Part two of aligning is a clever move from Vaonis because all you need is built into the design. There is a small slit between the arm and main component of Vespera and when it is aligned perfectly with the Sun, sunlight will shine through the gap.
Be certain that as much sunlight as possible shines through that gap. Swivel it around until you can make out a clear line of sunlight. See the image to the left for a visual of what you should aim for.
Tip: Ensure that you swivel the main component without moving the tripod. It's important that you do not move the telescope since it is now level. Because it can swivel around, you'll have an easier time adjusting!
Learn more about Vespera on our dedicated Vaonis Vespera page.
3. Turn On and Activate Solar Mode
Next, turn on Vespera with a hold on the button on its side. You may have to cover the button to see it glow its signature blue because of the bright sunlight. But the good news is you won't have a hard time finding it because it only has one button! An advantage of this smart telescope is that there's not much equipment to set up and you can control it right from your phone.
How to Connect to Vespera's Wi-Fi
To operate Vespera, you will first need to download an app: Singularity by Vaonis. It is available only for smartphones and tablets - you can download Singularity here.
Once downloaded, you can create an account to keep all of your captures in one place in the fourth tab on the bottom, called the Profile tab.
Learn more about each tab in our in-depth post about Vespera.
You will then tap the "Open Wi-Fi settings" button which leads you to your device settings. You will see Vespera pop up under My Networks with some numbers after it.
Here, you can access your smart telescope's Wi-Fi. This is how you connect and control the instrument. In the app, you can also change the name of Vespera if you wish. Now, you can go back to Singularity app to begin the setup for solar observation.
How to Activate Solar Mode
You will now see an image of Vespera appear with a new button to "Initialize" but do not tap it just yet. When you do solar observation with this smart telescope, you will first need to activate "Solar mode."
Note: You can only observe in the daytime after initializing at least once in the night.
Press the button for solar mode. It will prompt you with the same note as above and remind you to level Vespera, then you will proceed to a screen to verify your observatory. If it's correct, go ahead and press the Start button.
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4. Initialize and Observe
Last but not least, press the Initialize button! The instrument will then begin to look for the Sun. You won't need to do anything but wait for the visual to come on the screen. It will take photos of the Sun and will observe continuously for as long as you would like. You can also choose to save a photo of what you are observing, also called solar photography. You can zoom in and out by pinching the image which was a feature we enjoyed.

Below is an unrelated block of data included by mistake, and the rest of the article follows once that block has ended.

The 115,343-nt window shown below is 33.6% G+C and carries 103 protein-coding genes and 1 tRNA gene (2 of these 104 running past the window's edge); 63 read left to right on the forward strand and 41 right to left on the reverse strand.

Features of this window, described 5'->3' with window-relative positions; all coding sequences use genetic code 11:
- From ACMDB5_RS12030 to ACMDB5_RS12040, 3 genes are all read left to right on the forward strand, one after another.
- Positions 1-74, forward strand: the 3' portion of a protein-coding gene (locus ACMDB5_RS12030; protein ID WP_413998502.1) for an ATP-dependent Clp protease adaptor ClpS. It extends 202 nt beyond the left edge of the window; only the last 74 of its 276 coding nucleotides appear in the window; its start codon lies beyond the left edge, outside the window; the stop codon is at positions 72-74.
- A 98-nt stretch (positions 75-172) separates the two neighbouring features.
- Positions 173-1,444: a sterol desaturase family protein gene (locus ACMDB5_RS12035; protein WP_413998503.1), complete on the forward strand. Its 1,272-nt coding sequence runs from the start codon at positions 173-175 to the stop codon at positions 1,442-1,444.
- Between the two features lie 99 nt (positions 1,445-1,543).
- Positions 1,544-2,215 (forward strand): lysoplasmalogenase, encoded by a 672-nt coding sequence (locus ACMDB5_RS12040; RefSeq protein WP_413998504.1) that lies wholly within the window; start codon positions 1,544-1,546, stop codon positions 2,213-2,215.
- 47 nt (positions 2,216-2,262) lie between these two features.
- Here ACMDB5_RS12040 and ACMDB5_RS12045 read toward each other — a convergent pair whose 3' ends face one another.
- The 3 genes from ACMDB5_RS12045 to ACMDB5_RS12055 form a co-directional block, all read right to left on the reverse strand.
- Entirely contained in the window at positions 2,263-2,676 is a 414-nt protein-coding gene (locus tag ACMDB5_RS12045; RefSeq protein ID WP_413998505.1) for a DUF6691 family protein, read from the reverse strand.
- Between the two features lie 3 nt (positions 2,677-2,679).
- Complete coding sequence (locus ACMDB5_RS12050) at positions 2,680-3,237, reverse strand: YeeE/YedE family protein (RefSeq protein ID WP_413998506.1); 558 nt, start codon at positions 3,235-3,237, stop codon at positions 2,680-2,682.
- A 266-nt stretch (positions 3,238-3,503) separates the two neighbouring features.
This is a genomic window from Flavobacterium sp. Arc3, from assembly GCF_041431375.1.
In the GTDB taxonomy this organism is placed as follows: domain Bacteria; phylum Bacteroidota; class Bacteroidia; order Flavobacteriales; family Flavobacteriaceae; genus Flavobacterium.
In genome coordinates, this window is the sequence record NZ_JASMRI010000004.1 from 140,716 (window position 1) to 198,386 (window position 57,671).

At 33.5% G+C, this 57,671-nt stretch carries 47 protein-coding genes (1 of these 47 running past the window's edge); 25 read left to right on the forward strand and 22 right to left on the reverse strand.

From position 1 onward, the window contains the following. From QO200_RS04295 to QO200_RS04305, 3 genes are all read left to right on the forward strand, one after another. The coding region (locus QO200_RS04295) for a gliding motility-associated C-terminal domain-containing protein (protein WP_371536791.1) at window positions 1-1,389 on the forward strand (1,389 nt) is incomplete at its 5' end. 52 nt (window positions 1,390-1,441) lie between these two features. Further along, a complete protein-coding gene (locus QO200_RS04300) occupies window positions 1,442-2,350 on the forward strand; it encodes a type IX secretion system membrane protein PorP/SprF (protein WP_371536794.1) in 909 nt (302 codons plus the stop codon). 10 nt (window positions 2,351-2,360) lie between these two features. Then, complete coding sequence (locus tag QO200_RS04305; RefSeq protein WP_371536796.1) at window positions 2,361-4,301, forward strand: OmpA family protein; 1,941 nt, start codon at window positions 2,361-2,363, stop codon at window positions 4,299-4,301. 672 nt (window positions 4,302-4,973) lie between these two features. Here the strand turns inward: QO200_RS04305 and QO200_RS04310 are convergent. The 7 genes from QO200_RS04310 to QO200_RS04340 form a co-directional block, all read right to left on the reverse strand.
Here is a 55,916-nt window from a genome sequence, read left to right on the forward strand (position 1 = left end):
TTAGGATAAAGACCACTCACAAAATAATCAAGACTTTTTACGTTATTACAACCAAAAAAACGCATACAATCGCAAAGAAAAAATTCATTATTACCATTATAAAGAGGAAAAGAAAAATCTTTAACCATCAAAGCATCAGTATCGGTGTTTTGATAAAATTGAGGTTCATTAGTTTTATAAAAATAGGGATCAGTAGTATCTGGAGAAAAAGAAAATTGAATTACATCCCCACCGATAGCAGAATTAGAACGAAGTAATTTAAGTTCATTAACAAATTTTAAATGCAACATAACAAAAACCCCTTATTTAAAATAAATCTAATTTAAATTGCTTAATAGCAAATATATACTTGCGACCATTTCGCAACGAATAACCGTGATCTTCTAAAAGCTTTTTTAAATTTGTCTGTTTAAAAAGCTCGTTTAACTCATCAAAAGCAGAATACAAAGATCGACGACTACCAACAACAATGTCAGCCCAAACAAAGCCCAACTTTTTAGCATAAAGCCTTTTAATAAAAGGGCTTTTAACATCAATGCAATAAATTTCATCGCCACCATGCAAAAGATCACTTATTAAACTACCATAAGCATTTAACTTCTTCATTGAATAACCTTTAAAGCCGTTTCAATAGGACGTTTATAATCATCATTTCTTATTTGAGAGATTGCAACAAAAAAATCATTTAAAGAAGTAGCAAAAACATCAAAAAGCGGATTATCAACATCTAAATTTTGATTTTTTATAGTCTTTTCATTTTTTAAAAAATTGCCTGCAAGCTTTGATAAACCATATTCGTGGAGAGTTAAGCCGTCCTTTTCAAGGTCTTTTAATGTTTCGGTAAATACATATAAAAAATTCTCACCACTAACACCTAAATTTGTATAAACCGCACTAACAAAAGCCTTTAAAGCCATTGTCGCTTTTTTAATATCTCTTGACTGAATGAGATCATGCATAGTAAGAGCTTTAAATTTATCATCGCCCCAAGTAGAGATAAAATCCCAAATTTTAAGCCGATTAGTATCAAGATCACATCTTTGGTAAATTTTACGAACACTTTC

Results of Vespera Solar Photography
To the right is an image we captured with Vespera that revealed sunspots which was a great surprise to us!
We have never photographed the Sun before and it was so simple with Vespera. It was just what we hoped for.
We took another photo a few days later and observed that the sunspots moved!
You can watch the whole process of how to set up Vespera in our video about Taking a Picture of the Sun with Vespera (coming soon!).
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Season 3 of the Galactic Course, for example, covers Star Trails and Time-Lapse photography. In the lessons you will find step-by-step directions on how to set up, edit media, and how to use a star tracker.
Smart telescopes are overlooked because they seem too good to be true. It's true that it's much easier to use an instrument like Vespera than a high-end setup because of its built-in processing skills and useful accessories and simple features. But two things can be true: it is good and it delivers!
The fact that Vespera is capable of solar observation doubles its use because you're not limited to nighttime and this can be just as exciting. The ease of use alone is what makes a smart telescope like this worth purchasing and the other abilities are the whipped cream and cherry on top.
We are pleased with how fast it was to set up and the outcome of our photo. Simply put, we enjoy Vespera and it is our favorite smart telescope. In regards to the upcoming solar eclipses (at the time this post was written), we're curious to experiment with it and whether it could be the ultimate tool for solar eclipse observation.
Stay tuned for our report on that and check out our Vespera page in the meantime for tips on how to use Vespera and learn how to take the best photos.